By Jody Reese
For a state that prides itself on free and open government, there is one notable exception that confounds me. It’s the low-digit license plates.
We actually have a government department that secretly hands out low plate numbers to drivers. Given the limited supply of low-digit plates, the possession of such a plate has become somewhat of a status symbol and thus valuable. This means that a government agency is secretly handing out a perk that people find valuable.
At the very least, this perk is suspect because it can easily be used by the safety department to gain favor with legislators and the governor’s staff.
Even if everyone involved in this process is without political motives and a completely independent body were set up to hand out these plates, the question remains: why does this state offer low-digit plates at all? What is the governmental purpose for spending the time and money handing out these plates? I can’t think of one that is good for good governance. But I do have an idea that might bring our cash-strapped state some income.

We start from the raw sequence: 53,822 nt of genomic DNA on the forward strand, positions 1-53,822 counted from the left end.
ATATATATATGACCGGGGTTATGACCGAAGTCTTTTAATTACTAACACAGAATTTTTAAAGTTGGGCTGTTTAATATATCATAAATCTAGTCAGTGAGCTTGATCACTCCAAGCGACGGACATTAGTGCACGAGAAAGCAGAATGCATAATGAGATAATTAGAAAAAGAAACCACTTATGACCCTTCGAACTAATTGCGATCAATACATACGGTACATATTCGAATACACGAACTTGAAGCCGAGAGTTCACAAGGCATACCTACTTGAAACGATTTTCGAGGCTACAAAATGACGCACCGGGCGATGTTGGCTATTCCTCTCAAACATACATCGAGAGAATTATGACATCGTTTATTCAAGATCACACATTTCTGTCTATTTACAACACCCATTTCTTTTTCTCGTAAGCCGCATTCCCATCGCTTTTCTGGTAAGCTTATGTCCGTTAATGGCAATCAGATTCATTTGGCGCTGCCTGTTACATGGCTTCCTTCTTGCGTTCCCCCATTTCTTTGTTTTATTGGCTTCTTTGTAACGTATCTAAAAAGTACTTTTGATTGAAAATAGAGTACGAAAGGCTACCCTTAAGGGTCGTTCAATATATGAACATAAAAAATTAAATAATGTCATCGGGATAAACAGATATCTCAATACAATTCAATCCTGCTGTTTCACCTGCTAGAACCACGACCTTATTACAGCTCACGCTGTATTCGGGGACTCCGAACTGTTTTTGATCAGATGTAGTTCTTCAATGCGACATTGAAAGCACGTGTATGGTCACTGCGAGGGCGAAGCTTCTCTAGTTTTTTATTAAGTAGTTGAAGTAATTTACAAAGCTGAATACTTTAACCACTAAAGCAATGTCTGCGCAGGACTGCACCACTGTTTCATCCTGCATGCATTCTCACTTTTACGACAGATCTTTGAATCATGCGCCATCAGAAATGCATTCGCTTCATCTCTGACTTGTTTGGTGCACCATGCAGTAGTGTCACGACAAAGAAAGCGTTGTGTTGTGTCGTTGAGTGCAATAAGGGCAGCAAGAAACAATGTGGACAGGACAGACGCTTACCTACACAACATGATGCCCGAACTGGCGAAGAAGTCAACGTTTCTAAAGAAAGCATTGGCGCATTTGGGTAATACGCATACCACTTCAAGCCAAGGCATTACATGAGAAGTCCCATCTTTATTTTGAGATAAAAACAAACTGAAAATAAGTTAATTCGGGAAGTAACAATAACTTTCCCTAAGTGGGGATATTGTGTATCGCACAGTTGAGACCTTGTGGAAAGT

Auction off the low-digit plate numbers. If there is limited supply and demand for this perk then it’s reasonable to assume people will pay for those plates. Why not offer them in an online auction with plate “1” starting out at $1,000. If all the plates under 2000 were to go for an average of $250, the state would raise $500,000 each year.
If charging for them ruins the cachet, then all the better.